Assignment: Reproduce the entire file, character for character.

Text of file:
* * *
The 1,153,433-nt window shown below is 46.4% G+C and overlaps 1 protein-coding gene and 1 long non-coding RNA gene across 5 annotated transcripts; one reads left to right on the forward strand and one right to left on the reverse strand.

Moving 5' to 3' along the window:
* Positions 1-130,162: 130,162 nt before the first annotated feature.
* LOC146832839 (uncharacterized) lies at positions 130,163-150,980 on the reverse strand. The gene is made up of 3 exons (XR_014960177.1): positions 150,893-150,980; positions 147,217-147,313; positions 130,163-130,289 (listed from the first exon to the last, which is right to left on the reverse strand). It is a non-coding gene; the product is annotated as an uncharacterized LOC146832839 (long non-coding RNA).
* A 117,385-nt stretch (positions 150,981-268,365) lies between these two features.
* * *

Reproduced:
The 1,153,433-nt window shown below is 46.4% G+C and overlaps 1 protein-coding gene and 1 long non-coding RNA gene across 5 annotated transcripts; one reads left to right on the forward strand and one right to left on the reverse strand.

Moving 5' to 3' along the window:
* Positions 1-130,162: 130,162 nt before the first annotated feature.
* LOC146832839 (uncharacterized) lies at positions 130,163-150,980 on the reverse strand. The gene is made up of 3 exons (XR_014960177.1): positions 150,893-150,980; positions 147,217-147,313; positions 130,163-130,289 (listed from the first exon to the last, which is right to left on the reverse strand). It is a non-coding gene; the product is annotated as an uncharacterized LOC146832839 (long non-coding RNA).
* A 117,385-nt stretch (positions 150,981-268,365) lies between these two features.